Employment Lawyers Can Answer Your Employment Law Questions
I am 75 years old and find it too much for me to stand on my feet 8 hours a day. I work in a gift and printing shop for invitations and stationery. My salary was dropped in 2009, by £8 per day which comes to about which is about £120 per month, because the company was coming into some difficulty financially so I had no alternative but to accept this. I asked for a raise last year and I got shouted at and told I was lucky to have a job. I am now the only employee, and used like a Manageress, though I am not paid like one.
Why are you after a financial entitlement, are you now leaving the company or just want something whilst you continue working there?
I have decided to retire but also I am going into hospital for a back operation which will take some 6 months to recover, so the specialist tells me. What I wanted to know was because of the amount of time I've been there, am I entitled to any compensation or financial settlement and would it be appropriate to ask the question of my employer.
Well you have no right to ask for a financial settlement at this stage simply because you have reduced your hours. If you accepted the changes and have worked them for 5 years now these are your contracted hours, you have accepted this and any reduction in pay as a result so you cannot ask for any compensation to cover the reduction in hours over these last few years. Also if you are retiring then you also do not have the right to request any compensation – a retirement is like resignation, you decide to leave your job and all you have to do is give the employer your contractual notice period and work through it, getting paid your normal pay in the process. You do not get any settlement for retiring. You would only be entitled to some money if you were being made redundant, but this is not the case here – there is no redundancy situation and the employer is not reducing its workforce and making people redundant so again you cannot expect any redundancy payment. There is nothing stopping you from approaching the employer and asking for a settlement out of goodwill, but if they refuse, you have no legal grounds to demand one or force them to pay you.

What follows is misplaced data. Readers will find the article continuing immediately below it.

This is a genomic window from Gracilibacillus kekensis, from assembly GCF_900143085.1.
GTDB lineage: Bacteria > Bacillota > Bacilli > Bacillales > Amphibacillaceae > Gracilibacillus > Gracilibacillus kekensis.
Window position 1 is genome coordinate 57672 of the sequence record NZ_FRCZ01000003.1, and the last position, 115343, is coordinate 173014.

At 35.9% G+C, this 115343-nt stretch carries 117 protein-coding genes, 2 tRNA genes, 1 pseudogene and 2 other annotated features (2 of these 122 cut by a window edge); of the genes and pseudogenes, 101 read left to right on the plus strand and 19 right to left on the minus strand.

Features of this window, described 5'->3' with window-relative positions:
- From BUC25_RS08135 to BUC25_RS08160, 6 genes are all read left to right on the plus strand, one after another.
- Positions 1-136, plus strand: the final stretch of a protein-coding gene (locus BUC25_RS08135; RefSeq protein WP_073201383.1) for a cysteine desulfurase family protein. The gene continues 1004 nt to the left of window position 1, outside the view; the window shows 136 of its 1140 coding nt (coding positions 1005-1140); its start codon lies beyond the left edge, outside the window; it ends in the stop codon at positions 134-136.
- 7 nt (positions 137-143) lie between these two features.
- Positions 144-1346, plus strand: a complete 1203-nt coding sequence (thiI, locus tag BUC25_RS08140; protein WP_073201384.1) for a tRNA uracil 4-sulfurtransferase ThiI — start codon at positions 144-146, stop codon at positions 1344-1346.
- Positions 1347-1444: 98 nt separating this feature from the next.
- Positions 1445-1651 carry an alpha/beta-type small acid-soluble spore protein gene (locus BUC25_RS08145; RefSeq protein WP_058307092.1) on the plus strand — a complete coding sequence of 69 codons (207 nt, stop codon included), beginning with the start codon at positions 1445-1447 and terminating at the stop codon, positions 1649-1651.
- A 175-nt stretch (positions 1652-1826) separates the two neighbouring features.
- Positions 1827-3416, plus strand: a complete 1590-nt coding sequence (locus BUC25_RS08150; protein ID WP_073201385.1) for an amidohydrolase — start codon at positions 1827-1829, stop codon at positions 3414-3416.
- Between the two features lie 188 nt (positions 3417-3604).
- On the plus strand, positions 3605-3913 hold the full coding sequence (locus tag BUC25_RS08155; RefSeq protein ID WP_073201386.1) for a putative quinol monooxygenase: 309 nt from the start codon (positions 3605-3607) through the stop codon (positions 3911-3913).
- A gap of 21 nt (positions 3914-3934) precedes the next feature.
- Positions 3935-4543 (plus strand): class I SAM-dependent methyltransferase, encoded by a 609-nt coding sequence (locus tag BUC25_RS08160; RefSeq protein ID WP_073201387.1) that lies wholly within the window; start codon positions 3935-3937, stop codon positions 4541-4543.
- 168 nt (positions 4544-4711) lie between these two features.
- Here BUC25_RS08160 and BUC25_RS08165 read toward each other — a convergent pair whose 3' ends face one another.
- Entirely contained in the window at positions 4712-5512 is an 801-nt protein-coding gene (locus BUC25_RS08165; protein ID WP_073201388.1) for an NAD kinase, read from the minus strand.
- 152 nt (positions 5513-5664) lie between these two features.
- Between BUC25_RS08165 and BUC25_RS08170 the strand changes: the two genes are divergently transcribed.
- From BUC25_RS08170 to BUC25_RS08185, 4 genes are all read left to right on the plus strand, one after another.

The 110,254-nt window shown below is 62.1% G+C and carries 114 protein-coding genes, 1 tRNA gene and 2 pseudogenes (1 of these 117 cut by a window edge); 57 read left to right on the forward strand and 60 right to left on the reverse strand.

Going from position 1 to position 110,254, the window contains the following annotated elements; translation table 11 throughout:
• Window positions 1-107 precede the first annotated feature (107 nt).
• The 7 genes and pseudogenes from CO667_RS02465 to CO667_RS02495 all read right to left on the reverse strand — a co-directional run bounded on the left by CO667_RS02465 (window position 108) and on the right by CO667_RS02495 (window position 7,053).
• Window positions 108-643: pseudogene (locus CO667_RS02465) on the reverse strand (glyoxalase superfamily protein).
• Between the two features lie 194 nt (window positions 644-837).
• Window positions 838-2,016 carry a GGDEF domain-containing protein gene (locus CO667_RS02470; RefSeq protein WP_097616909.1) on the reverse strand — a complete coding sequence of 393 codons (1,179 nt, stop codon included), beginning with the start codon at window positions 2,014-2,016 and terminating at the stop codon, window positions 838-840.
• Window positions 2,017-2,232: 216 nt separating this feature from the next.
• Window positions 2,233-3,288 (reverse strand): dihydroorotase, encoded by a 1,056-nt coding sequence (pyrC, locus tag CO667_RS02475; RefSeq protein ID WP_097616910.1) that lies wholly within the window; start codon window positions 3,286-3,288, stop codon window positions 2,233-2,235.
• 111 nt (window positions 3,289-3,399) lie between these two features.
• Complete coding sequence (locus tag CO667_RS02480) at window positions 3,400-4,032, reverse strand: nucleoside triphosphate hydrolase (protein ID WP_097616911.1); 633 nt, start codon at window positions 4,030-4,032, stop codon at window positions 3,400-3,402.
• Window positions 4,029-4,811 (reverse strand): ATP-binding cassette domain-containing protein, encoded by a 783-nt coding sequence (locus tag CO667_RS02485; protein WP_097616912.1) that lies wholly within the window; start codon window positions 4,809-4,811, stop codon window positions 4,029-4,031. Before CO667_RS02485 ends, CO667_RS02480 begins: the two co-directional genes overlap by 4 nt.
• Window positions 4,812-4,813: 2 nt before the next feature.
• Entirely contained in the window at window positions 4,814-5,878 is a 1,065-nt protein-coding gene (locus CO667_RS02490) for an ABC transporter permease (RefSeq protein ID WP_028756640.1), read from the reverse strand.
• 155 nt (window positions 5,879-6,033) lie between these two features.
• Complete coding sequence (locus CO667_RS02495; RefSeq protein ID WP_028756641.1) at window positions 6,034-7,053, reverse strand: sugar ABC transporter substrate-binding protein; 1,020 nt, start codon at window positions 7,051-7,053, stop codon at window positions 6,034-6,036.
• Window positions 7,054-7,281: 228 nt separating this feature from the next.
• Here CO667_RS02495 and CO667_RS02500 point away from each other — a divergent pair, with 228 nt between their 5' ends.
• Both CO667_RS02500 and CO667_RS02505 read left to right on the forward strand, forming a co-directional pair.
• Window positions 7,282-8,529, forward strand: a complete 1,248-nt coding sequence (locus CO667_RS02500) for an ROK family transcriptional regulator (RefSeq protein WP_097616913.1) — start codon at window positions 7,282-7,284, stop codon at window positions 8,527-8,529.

I am grateful for you answer. I realise it is not redundancy, but thought there might be a glimmer of hope that I could ask them. They originally had 2 shops, but made all the staff there redundant when 1 shop was closed, and had to pay them. And the other employee I worked with left for health reasons and I think she may have received some compensation but I am not sure. If there is any other advice you can give me regarding my resignation, I would appreciate it. Thank you so much for all you above advice.
The issue is that legally you are not entitled to ask for any compensation for the situation you are currently in. The previous employee may have received something but that would depend on their circumstances, for example if they were being made redundant and got a redundancy payment, or it could simply be that the employer decided to give them something as a goodwill gesture. But such payments are given entirely at the employer's discretion, so that is why you have nothing to lose by raising the question with them and hoping that they recognise your long service with them in some way, but if they refuse that is where the problem arises as you cannot legally force them to pay you anything
Thank you again. I think it was a goodwill gesture. I will leave now and want to say how much I appreciate having had this chat with you. It has cleared up some thoughts for me.
No more information needed, thanks.